I'm reading The Little Schemer. And thanks to my broken English, I was confused by this paragraph:

(cond ... ) also has the property of not considering all of its arguments. Because of this property, however, neither (and ... ) nor (or ... ) can be defined as functions in terms of (cond ... ), though both (and ... ) and (or ... ) can be expressed as abbreviations of (cond ... )-expressions:

(and a b) = (cond (a b) (else #f) 
(or a b) = (cond (a #t) (else (b))

If I understand it correctly, it says (and ...) and (or ...) can be replaced by a (cond ...) expression, but cannot be defined as a function that contains (cond ...). Why is it so? Does it have anything to do with the variant arguments? Thanks.

p.s. I did some searching but only found that (cond ...) ignores the expressions when one of its conditions evaluate to #f.


Imagine you wrote if as a function/procedure rather than a user defined macro/syntax:

;; makes if in terms of cond
(define (my-if predicate consequent alternative)
  (cond (predicate consequent)
        (else alternative)))

;; example that works
(define (atom? x)
  (my-if (not (pair? x))

;; example that won't work
;; peano arithemtic
(define (add a b)
  (my-if (zero? a)
         (add (- a 1) (+ b 1))))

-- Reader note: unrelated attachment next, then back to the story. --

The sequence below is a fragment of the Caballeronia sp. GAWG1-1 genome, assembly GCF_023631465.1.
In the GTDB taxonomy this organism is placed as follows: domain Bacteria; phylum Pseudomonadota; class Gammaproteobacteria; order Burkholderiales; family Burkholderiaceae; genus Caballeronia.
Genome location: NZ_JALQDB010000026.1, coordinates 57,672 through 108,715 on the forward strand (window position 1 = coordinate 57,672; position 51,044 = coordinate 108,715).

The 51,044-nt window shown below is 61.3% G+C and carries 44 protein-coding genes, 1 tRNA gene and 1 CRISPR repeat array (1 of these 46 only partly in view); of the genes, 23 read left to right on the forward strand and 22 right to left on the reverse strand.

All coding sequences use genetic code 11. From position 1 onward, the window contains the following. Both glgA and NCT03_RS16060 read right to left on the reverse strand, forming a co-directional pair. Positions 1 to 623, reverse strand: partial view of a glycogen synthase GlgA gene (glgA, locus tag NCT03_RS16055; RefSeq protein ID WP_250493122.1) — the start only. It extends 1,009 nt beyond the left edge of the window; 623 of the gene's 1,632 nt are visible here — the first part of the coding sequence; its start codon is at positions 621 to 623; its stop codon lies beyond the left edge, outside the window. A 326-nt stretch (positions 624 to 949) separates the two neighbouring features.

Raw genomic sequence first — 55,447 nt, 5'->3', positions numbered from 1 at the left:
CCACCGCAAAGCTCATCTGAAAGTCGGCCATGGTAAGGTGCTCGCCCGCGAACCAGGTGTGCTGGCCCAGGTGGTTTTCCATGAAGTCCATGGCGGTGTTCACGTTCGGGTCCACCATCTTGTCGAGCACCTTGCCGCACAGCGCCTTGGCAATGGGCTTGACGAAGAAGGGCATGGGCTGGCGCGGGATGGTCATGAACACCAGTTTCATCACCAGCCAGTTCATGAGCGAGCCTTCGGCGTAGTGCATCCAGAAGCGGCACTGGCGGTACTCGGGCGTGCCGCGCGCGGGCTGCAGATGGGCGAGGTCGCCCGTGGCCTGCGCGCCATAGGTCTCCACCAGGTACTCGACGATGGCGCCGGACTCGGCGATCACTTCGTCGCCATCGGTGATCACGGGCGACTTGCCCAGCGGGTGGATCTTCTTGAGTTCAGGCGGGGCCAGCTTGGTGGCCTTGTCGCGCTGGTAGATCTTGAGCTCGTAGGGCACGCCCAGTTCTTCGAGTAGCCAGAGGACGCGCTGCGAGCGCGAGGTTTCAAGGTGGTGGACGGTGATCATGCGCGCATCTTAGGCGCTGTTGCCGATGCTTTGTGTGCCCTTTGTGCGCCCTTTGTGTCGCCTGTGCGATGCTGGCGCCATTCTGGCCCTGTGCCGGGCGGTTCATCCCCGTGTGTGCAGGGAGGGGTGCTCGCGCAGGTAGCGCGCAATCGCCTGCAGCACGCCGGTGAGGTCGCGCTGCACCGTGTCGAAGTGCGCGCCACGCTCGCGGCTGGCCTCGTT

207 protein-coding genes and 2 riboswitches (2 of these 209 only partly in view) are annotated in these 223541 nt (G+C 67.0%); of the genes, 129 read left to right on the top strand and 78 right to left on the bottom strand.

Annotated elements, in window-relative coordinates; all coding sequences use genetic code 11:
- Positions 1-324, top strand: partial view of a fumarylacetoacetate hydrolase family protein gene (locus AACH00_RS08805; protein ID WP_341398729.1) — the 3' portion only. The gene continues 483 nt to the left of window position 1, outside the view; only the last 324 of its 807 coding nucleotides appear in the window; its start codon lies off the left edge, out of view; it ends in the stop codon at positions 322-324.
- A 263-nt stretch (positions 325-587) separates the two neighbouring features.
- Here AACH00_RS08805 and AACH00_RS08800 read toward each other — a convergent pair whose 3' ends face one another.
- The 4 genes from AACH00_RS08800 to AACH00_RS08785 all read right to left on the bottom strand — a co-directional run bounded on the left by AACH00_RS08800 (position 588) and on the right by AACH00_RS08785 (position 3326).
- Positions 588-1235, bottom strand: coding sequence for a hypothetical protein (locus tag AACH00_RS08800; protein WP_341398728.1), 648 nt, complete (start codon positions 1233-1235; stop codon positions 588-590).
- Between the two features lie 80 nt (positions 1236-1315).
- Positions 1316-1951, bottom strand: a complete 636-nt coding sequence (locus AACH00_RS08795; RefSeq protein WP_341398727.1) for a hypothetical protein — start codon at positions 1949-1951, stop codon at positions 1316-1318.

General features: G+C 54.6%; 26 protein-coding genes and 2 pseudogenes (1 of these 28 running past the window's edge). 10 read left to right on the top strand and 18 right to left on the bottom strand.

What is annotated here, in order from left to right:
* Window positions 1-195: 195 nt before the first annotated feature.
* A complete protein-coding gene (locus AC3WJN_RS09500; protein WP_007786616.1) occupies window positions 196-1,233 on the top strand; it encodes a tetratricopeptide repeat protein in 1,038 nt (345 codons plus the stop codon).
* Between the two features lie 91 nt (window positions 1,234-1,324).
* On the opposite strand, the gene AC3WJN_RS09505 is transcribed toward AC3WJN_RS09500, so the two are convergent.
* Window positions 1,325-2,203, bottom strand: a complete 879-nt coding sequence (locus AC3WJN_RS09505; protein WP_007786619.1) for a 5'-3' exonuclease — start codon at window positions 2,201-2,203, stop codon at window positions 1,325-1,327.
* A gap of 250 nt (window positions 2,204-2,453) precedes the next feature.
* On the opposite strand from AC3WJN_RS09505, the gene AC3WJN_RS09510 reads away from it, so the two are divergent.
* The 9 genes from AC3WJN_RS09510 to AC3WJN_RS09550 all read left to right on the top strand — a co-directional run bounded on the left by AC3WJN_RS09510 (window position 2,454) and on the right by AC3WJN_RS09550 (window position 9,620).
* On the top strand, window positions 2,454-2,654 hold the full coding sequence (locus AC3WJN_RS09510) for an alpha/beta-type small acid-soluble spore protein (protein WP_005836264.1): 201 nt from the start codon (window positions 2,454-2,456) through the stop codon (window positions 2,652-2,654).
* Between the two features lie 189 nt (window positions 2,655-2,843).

The problem with my-if is that as a procedure every argument gets evaluated before the procedure body gets executed. thus in atom? the parts (not (pair? x)), #t and #f were evaluated before the body of my-if gets executed.

For the last example means (add (- a 1) (+ b 1)) gets evaluated regardless of what a is, even when a is zero, so the procedure will never end.

You can make your own if with syntax:

(define-syntax my-if
  (syntax-rules ()
    ((my-if predicate consequent alternative)
     (cond (predicate consequent)
           (else alternative)))))

Now, how you read this is the first part is a template where the predicate consequent and alternative represent unevaluated expressions. It's replaced with the other just reusing the expressions so that:

(my-if (check-something) (display 10) (display 20))

would be replaced with this:

(cond ((check-something) (display 10))
      (else (display 20)))

With the procedure version of my-if both 10 and 20 would have been printed. This is how and and or is implemented as well.


You cannot define cond or and or or or if as functions because functions evaluate all their arguments. (You could define some of them as macros).

Read also the famous SICP and Lisp In Small Pieces (original in French).

  • Thank you! This book is great, except that it doesn't tell so many details about the language. – babel92 Oct 14 '13 at 5:02

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